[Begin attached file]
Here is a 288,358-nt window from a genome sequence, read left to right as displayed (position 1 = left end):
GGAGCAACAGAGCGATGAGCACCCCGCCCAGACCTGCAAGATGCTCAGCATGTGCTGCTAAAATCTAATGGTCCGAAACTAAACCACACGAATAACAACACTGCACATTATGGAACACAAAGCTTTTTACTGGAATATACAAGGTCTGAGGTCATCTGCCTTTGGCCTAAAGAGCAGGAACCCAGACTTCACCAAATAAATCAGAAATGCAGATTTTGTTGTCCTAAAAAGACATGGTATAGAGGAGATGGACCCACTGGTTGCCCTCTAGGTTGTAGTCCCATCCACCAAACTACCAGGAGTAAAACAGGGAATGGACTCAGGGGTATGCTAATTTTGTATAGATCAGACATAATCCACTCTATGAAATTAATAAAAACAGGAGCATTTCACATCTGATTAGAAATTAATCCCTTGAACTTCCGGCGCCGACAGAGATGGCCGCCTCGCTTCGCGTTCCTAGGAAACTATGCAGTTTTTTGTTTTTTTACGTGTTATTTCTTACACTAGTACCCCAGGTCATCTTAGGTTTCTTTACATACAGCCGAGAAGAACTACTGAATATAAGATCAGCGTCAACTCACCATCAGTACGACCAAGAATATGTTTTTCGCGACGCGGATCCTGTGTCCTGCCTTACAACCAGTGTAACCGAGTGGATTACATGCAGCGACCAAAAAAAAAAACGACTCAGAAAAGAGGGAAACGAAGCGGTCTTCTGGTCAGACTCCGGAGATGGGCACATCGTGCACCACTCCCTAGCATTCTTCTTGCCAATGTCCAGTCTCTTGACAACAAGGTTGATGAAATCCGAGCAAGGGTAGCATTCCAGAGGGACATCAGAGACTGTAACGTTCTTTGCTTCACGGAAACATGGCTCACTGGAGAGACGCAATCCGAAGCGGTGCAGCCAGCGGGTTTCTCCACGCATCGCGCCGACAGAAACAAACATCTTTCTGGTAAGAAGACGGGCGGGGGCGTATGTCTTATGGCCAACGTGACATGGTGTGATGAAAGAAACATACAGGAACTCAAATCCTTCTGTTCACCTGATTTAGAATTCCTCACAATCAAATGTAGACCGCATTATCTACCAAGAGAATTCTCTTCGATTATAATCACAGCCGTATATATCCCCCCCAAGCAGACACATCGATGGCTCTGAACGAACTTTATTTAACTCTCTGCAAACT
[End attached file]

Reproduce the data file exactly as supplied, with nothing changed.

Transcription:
Here is a 288,358-nt window from a genome sequence, read left to right as displayed (position 1 = left end):
GGAGCAACAGAGCGATGAGCACCCCGCCCAGACCTGCAAGATGCTCAGCATGTGCTGCTAAAATCTAATGGTCCGAAACTAAACCACACGAATAACAACACTGCACATTATGGAACACAAAGCTTTTTACTGGAATATACAAGGTCTGAGGTCATCTGCCTTTGGCCTAAAGAGCAGGAACCCAGACTTCACCAAATAAATCAGAAATGCAGATTTTGTTGTCCTAAAAAGACATGGTATAGAGGAGATGGACCCACTGGTTGCCCTCTAGGTTGTAGTCCCATCCACCAAACTACCAGGAGTAAAACAGGGAATGGACTCAGGGGTATGCTAATTTTGTATAGATCAGACATAATCCACTCTATGAAATTAATAAAAACAGGAGCATTTCACATCTGATTAGAAATTAATCCCTTGAACTTCCGGCGCCGACAGAGATGGCCGCCTCGCTTCGCGTTCCTAGGAAACTATGCAGTTTTTTGTTTTTTTACGTGTTATTTCTTACACTAGTACCCCAGGTCATCTTAGGTTTCTTTACATACAGCCGAGAAGAACTACTGAATATAAGATCAGCGTCAACTCACCATCAGTACGACCAAGAATATGTTTTTCGCGACGCGGATCCTGTGTCCTGCCTTACAACCAGTGTAACCGAGTGGATTACATGCAGCGACCAAAAAAAAAAACGACTCAGAAAAGAGGGAAACGAAGCGGTCTTCTGGTCAGACTCCGGAGATGGGCACATCGTGCACCACTCCCTAGCATTCTTCTTGCCAATGTCCAGTCTCTTGACAACAAGGTTGATGAAATCCGAGCAAGGGTAGCATTCCAGAGGGACATCAGAGACTGTAACGTTCTTTGCTTCACGGAAACATGGCTCACTGGAGAGACGCAATCCGAAGCGGTGCAGCCAGCGGGTTTCTCCACGCATCGCGCCGACAGAAACAAACATCTTTCTGGTAAGAAGACGGGCGGGGGCGTATGTCTTATGGCCAACGTGACATGGTGTGATGAAAGAAACATACAGGAACTCAAATCCTTCTGTTCACCTGATTTAGAATTCCTCACAATCAAATGTAGACCGCATTATCTACCAAGAGAATTCTCTTCGATTATAATCACAGCCGTATATATCCCCCCCAAGCAGACACATCGATGGCTCTGAACGAACTTTATTTAACTCTCTGCAAACT